5 Dec

December 21st is the first day of winter but we’ve already seen snow and it already feels a lot like winter.

We’ve had some tips on how to prepare your car for winter and winter driving tips, now how about some winter biking tips for those of you who will be braving the elements this winter?!?

  1. Layer up but do not overdress – look for clothing that is designed to keep you warm without being too bulky and make you sweat. Many stores sell active wear clothes that are both fashionable and functional. Cover your head, your extremities and your ears, and wear clear glasses to protect your eyes.
  2. Wear something bright and equip your bike with good lights (flashing lights have a great battery life but the high powered ones can blind the motorists behind you), it will keep you safe during low visibility conditions.
  3. Equip your bike with wide tires (studded winter tires are best for icy conditions) and shoes with threaded sole so you won’t slip when you break or stop at a light and you have to put your foot down.
  4. If possible, pick streets that will minimize your contact with cars.
  5. Think safety first! – Use your judgment in snowy, slippery and/or low visibility conditions, actively manage risk through strategies to avoid travel, minimize contact with other traffic and/or make yourself as visible as possible through proper lane positioning

attAs part of our Be Safe Be Seen campaign we giveaway reflective bands, reflective vests, and reflective decals for your helmet.  If you are a bike commuter and would like to get these items, please contact us.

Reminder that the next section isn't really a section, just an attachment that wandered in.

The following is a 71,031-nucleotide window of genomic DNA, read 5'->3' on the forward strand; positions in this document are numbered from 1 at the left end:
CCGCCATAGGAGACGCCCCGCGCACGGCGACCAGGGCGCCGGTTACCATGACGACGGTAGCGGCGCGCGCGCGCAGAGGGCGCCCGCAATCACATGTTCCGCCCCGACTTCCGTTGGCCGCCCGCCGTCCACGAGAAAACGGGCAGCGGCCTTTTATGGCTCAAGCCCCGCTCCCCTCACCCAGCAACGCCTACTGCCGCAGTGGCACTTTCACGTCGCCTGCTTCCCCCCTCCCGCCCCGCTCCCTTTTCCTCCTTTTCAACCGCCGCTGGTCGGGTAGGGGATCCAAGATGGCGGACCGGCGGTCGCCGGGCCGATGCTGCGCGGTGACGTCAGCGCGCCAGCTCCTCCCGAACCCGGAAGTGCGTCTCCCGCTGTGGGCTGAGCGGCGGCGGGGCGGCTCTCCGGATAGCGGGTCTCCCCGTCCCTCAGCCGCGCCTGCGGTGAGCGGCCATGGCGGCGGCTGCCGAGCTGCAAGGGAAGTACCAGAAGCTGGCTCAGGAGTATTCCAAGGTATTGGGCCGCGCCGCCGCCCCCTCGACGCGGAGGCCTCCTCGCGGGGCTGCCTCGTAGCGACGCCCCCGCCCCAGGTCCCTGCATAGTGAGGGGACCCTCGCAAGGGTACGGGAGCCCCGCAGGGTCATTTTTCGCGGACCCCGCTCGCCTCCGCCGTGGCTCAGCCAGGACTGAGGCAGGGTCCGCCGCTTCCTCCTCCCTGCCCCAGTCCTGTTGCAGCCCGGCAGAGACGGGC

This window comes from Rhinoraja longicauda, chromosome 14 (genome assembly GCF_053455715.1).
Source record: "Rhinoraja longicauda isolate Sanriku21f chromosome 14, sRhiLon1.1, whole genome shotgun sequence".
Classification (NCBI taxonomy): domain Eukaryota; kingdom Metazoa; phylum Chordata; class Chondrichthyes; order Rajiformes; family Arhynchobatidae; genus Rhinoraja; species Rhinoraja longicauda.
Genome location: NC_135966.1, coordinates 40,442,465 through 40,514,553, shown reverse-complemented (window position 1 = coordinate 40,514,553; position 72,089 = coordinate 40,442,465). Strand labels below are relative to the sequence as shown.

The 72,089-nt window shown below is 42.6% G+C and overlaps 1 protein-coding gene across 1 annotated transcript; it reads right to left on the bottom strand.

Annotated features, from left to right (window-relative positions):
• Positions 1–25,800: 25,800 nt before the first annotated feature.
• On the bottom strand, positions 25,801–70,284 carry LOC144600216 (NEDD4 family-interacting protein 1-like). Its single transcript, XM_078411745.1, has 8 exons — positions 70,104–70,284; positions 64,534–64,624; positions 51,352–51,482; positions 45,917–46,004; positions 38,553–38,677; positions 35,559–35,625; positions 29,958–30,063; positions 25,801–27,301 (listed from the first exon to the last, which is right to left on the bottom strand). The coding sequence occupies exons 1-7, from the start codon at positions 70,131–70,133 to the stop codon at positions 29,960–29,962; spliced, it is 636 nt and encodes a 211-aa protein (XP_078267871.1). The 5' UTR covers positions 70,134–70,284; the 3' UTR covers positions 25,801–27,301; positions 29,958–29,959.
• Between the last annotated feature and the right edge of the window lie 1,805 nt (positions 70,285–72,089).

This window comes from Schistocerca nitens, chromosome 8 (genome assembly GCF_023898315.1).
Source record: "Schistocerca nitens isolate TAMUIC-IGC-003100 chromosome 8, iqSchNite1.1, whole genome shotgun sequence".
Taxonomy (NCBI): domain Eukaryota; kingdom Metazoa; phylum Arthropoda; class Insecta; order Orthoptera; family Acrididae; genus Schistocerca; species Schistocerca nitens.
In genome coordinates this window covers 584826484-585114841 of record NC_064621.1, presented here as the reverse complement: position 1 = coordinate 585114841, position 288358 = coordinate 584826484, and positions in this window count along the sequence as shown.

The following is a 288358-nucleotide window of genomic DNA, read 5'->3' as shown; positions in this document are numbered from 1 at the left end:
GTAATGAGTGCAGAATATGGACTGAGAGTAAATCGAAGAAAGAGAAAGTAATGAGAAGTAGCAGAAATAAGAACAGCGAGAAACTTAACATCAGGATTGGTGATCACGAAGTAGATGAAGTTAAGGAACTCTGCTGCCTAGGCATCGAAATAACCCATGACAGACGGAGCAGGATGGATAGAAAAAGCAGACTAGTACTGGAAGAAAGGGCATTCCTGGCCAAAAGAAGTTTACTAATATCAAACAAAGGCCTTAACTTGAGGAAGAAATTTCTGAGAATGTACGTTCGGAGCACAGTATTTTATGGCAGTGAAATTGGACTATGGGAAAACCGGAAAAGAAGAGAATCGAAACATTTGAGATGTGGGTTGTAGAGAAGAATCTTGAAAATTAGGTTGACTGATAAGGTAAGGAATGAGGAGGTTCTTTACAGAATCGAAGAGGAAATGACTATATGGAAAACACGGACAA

Here is a great Infographic from www.bikearlington.com with more winter biking tips.

WinterBikeArlington

Bike Commuter Journal – High Gear to Happiness

14 Nov

Lifebycycle_Commuter Journal

Our guest blogger this week, Robert Stasio, is sharing some thoughts about cycling.

I’ve been commuting to work in the Plainsboro and West Windsor area on and off for 8 years, and bikes were always a central focus of my life. Post-college, the bike was replaced with the car, shuttling from one commitment to the next. With increasing work responsibilities, I lost sight of what matters most. I started focusing on convenience over happiness and status over health. After a few years the longer car commutes, office lunches, and stress started taking a mental and physical toll. Gym memberships collected dust, and bigger pants couldn’t solve the problems any longer. Suddenly I didn’t recognize myself. A year ago I had an “awakening” and realized it was time for a number of changes, including a commitment to consistently commute by bike no matter what.

Today, it’s going well. As it turns out, this area is actually amazing for biking to work, to the store, or just for fun. Often it’s actually EASIER than driving. You have your choice of bike lanes, bike paths, or even roads, and it’s getting even better thanks to the hard work of many people.  More importantly, there is a growing tolerance on the roads, and most drivers are also closet bicyclists just waiting to start bike commuting as well. You can even expand your biking with a simple bus or train excursion.

My commute brings me past the beautiful fields of Stult’s Farm, down the boulevard-esque bike lanes of Southfield Road, and even through Mercer County Park, where I routinely pass dozens of deer. I’ve also rode in rain, floods, and snow, and enjoyed every minute. I take in the beautiful scenery and admire the changing seasons, all from the seat of my bike.

Riding a bike is more than just exercise or cost savings; it’s fun too. It’s the high gear to happiness!

Thank you Robert!

If you have a commuting story you would like to share, please contact us.